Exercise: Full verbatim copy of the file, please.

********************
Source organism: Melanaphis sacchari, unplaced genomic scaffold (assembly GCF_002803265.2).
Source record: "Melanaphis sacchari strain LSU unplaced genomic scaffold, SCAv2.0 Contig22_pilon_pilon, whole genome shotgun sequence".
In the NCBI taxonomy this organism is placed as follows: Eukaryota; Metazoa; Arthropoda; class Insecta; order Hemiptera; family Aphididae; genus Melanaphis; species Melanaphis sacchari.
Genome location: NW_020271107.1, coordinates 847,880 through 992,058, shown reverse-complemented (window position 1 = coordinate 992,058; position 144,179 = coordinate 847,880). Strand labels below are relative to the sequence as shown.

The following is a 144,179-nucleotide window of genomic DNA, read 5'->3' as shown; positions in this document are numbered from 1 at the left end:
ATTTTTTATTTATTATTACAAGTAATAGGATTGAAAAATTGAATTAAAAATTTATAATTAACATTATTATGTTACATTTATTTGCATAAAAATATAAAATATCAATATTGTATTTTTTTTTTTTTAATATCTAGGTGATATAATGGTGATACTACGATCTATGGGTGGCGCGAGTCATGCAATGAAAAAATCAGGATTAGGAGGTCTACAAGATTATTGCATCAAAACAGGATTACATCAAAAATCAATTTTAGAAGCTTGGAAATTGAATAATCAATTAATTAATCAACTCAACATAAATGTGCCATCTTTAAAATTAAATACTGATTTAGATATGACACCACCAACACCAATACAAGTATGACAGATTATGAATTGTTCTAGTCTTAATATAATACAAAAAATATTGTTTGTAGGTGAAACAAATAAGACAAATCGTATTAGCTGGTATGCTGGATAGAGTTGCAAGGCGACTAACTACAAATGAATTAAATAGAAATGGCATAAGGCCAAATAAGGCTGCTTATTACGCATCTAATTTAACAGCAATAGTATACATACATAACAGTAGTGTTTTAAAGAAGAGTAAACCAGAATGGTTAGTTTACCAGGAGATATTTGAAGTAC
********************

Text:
Source organism: Melanaphis sacchari, unplaced genomic scaffold (assembly GCF_002803265.2).
Source record: "Melanaphis sacchari strain LSU unplaced genomic scaffold, SCAv2.0 Contig22_pilon_pilon, whole genome shotgun sequence".
In the NCBI taxonomy this organism is placed as follows: Eukaryota; Metazoa; Arthropoda; class Insecta; order Hemiptera; family Aphididae; genus Melanaphis; species Melanaphis sacchari.
Genome location: NW_020271107.1, coordinates 847,880 through 992,058, shown reverse-complemented (window position 1 = coordinate 992,058; position 144,179 = coordinate 847,880). Strand labels below are relative to the sequence as shown.

The following is a 144,179-nucleotide window of genomic DNA, read 5'->3' as shown; positions in this document are numbered from 1 at the left end:
ATTTTTTATTTATTATTACAAGTAATAGGATTGAAAAATTGAATTAAAAATTTATAATTAACATTATTATGTTACATTTATTTGCATAAAAATATAAAATATCAATATTGTATTTTTTTTTTTTTAATATCTAGGTGATATAATGGTGATACTACGATCTATGGGTGGCGCGAGTCATGCAATGAAAAAATCAGGATTAGGAGGTCTACAAGATTATTGCATCAAAACAGGATTACATCAAAAATCAATTTTAGAAGCTTGGAAATTGAATAATCAATTAATTAATCAACTCAACATAAATGTGCCATCTTTAAAATTAAATACTGATTTAGATATGACACCACCAACACCAATACAAGTATGACAGATTATGAATTGTTCTAGTCTTAATATAATACAAAAAATATTGTTTGTAGGTGAAACAAATAAGACAAATCGTATTAGCTGGTATGCTGGATAGAGTTGCAAGGCGACTAACTACAAATGAATTAAATAGAAATGGCATAAGGCCAAATAAGGCTGCTTATTACGCATCTAATTTAACAGCAATAGTATACATACATAACAGTAGTGTTTTAAAGAAGAGTAAACCAGAATGGTTAGTTTACCAGGAGATATTTGAAGTAC